T.H.E. Show: A Great Show by Audiophiles

The 2019 edition of The Home Entertainment Show is over. Unlike years past, I didn’t drive home every night. After an unfortunate experience at a nearby Travelodge (loud music coming from the adjacent room and no option to swap rooms), I ended up staying at the Long Beach Hilton — the home of the show. Being on the show property gave me the opportunity to share a meal or drink with some customers and other vendors — which can provide insights into the essence of the show. And by all measures, Maurice, Kyle, DJ and all of those involved in the show produced a really great show. T.H.E. Show is THE Southern California event for real audiophiles! Kudos to them for ignoring detractors and pulling off a winning show.

The AIX Record booth at T.H.E. Show

As I wrote previously, this isn’t the biggest show in the country but is likely the best in my opinion. The benefits of being local means I don’t have to ship hundreds of pounds of books across the country and the willingness of the show management to tailor a program to individual vendors is unusual and very much appreciated — the organizers are interested in more than just the bottom line! I actually sold more books at The Home Entertainment Show this past weekend than I did at AXPONA 2019 — and went home with more money in my pocket — even though AXPONA claims to attract the largest audience. It’s not the numbers that matter is the quality of the attendees.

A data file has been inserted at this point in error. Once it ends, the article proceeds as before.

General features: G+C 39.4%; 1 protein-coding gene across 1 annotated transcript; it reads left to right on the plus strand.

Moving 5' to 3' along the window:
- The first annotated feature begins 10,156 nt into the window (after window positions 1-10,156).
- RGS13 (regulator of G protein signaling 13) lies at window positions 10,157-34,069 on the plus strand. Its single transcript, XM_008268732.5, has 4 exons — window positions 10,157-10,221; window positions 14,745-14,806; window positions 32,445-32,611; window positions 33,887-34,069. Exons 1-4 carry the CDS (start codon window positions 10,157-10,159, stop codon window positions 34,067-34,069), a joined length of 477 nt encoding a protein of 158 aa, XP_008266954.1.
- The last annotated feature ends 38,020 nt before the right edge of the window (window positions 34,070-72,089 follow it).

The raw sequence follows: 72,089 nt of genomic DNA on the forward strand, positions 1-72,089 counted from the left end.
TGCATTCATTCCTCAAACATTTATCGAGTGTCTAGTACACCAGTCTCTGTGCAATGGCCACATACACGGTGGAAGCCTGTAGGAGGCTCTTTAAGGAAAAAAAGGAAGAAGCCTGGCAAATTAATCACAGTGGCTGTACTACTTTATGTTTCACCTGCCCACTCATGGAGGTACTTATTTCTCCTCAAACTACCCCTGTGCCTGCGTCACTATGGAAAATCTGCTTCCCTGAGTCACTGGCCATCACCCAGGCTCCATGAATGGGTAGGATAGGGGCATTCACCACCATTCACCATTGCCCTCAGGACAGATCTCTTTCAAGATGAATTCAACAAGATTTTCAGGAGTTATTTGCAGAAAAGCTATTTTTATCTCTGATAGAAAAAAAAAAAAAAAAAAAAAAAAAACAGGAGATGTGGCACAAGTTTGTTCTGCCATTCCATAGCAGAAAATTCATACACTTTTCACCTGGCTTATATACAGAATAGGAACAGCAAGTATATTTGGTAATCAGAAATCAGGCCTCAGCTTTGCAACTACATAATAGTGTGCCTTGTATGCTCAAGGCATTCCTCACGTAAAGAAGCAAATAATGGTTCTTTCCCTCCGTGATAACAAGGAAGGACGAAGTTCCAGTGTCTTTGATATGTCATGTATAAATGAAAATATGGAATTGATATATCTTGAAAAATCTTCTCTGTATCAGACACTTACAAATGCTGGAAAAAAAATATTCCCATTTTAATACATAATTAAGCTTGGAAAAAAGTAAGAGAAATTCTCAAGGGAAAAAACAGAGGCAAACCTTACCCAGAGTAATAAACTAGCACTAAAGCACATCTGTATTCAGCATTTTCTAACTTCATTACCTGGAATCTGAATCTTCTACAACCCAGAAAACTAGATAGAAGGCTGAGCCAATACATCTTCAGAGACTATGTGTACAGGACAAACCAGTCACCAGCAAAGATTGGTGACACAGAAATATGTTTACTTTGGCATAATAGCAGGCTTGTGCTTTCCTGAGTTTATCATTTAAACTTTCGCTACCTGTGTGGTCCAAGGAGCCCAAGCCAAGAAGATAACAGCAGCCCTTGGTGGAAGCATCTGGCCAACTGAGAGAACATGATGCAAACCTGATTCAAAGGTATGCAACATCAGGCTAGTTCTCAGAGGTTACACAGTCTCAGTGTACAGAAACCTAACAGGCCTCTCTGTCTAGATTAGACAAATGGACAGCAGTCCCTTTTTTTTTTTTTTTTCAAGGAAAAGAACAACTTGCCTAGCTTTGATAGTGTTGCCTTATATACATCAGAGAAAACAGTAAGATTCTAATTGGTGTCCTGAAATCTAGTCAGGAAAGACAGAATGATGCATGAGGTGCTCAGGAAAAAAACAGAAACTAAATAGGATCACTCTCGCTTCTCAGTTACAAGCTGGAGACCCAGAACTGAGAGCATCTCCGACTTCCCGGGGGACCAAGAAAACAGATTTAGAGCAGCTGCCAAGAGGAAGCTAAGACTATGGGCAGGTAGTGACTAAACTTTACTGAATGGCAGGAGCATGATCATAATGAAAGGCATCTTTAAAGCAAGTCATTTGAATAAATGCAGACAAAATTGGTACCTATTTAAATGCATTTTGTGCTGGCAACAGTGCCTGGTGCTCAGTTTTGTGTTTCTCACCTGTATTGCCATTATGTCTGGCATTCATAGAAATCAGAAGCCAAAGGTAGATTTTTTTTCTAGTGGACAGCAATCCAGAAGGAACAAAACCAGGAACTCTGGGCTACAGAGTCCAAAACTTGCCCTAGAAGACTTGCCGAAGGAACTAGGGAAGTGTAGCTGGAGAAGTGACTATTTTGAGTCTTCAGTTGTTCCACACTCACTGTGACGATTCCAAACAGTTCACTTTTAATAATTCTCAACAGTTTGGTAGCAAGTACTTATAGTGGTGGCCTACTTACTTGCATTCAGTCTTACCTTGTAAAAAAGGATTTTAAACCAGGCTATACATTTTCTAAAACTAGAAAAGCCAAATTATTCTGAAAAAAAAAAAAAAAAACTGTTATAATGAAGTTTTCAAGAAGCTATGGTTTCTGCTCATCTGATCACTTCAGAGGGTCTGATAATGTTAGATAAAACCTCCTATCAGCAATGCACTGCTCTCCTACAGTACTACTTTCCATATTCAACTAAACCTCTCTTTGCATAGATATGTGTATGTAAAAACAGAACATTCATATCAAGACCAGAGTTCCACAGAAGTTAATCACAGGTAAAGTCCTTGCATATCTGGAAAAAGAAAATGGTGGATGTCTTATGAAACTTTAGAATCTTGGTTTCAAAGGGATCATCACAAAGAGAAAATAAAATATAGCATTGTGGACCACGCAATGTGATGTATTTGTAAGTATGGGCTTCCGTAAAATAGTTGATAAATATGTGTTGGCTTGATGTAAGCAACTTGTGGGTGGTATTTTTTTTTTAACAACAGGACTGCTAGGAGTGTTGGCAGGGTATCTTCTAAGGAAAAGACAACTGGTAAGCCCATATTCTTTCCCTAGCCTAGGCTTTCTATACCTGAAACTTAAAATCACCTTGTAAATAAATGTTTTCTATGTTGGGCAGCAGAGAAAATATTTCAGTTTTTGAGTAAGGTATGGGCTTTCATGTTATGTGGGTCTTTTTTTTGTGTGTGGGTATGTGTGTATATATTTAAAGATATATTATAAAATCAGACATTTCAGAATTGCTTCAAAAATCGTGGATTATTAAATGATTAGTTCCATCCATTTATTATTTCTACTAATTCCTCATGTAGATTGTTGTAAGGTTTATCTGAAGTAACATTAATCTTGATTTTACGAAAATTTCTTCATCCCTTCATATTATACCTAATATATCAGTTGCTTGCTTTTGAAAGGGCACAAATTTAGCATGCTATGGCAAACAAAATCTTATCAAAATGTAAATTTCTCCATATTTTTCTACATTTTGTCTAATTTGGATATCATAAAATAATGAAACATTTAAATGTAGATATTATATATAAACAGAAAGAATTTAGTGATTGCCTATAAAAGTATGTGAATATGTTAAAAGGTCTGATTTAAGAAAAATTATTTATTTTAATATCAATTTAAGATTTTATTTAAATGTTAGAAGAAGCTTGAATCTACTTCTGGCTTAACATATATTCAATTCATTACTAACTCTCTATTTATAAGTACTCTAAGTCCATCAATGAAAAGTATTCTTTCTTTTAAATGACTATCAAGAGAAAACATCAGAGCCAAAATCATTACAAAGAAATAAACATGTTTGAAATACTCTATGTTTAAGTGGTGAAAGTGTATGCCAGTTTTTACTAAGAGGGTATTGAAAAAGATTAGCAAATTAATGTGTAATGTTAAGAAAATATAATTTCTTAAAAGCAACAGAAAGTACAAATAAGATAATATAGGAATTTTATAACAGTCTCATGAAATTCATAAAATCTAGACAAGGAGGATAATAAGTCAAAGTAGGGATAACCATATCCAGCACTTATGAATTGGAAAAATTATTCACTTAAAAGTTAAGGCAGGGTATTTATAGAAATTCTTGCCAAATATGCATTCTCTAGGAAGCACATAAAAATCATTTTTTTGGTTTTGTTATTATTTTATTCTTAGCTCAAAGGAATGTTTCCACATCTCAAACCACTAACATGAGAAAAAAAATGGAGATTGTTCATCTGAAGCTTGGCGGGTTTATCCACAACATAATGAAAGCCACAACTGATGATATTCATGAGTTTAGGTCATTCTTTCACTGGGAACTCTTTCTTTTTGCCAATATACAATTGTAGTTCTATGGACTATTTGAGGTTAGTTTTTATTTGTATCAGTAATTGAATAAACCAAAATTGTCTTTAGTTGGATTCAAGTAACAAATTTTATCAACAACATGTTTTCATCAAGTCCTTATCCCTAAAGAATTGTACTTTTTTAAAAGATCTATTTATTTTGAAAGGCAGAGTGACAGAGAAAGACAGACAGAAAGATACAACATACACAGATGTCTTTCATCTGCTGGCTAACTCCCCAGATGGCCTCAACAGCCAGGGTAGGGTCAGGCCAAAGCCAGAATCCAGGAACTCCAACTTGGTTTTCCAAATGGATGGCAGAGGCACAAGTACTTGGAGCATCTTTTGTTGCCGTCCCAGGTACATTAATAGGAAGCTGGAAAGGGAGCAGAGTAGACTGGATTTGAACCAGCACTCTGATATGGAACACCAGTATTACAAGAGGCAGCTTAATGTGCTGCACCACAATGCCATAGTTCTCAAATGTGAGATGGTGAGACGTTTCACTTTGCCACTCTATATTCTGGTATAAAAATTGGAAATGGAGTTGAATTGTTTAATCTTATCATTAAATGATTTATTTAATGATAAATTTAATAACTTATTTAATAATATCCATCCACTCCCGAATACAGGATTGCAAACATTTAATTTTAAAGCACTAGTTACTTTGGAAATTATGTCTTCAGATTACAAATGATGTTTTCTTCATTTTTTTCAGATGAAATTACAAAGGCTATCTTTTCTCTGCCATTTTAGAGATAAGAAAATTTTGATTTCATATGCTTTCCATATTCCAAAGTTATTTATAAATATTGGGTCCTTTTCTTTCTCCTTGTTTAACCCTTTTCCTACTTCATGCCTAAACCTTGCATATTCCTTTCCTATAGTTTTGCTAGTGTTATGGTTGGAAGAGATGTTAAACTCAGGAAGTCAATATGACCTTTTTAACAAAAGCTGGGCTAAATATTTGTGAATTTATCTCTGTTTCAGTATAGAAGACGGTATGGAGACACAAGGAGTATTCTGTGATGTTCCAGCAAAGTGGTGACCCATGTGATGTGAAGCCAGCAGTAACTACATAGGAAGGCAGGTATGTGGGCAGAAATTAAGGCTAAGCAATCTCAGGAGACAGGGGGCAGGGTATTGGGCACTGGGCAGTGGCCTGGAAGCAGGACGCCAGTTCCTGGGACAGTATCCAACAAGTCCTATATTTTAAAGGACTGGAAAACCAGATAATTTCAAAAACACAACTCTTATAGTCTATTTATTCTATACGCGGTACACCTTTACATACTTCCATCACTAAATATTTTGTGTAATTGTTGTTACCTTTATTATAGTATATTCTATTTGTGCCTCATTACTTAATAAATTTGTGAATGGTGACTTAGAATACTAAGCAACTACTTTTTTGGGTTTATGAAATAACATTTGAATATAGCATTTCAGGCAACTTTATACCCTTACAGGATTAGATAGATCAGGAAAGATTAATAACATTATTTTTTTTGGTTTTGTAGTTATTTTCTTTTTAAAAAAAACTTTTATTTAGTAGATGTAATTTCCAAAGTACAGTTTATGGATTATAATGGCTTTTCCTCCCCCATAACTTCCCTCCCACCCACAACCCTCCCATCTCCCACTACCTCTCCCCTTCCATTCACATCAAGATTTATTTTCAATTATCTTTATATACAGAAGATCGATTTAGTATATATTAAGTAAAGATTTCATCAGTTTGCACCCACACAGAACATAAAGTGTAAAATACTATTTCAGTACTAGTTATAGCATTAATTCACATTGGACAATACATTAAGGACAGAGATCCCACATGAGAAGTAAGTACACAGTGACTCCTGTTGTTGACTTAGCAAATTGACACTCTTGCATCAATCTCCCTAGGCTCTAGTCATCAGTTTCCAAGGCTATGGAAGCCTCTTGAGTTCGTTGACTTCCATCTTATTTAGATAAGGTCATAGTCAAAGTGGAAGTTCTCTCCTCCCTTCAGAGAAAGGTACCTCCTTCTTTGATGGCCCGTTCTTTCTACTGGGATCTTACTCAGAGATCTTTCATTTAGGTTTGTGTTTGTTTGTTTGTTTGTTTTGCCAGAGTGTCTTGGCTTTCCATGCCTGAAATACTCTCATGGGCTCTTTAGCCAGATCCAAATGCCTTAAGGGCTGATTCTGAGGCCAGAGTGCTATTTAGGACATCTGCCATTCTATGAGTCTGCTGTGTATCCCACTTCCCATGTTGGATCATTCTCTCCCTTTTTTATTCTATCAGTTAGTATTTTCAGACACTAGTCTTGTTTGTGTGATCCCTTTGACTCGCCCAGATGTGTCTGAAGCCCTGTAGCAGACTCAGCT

It was my sincere pleasure to deliver the opening presentation on Friday at 1 pm. It took me a little searching to locate the room — the program announced the speakers but didn’t mention the location — but when I did I was very pleased to find a ballroom full of curious audiophiles. Sitting in the front seat was an octogenarian (he told me he was 85 years old) wearing a hat sporting the McIntosh logo. It encouraging to know that our passion for music can survive into our 80s. The show’s social marketing guru Emiko — an energetic young lady, music artist, and very capable member of Maurice’s team — introduced me with a little more exaggerated praise than I’m used to but I was grateful for the opportunity to launch the weekend’s proceedings.

Readers of this blog can imagine what I shared with the group. I talked about my path from true believer of high-resolution audio to tentative skeptic and how I can to produce almost 100 bona fide hi-res music albums. I also talked about the book, the upcoming research project, and some of the hoaxes that they were likely to run into over the weekend in some of the rooms. The message seems to have resonated — I was thanked with a rousing round of applause. Later that day, Emiko can up to me at my table and asked what I had done to the group. Apparently, she had been getting a fair number of emails, tweets, and instagrams notices about my talk.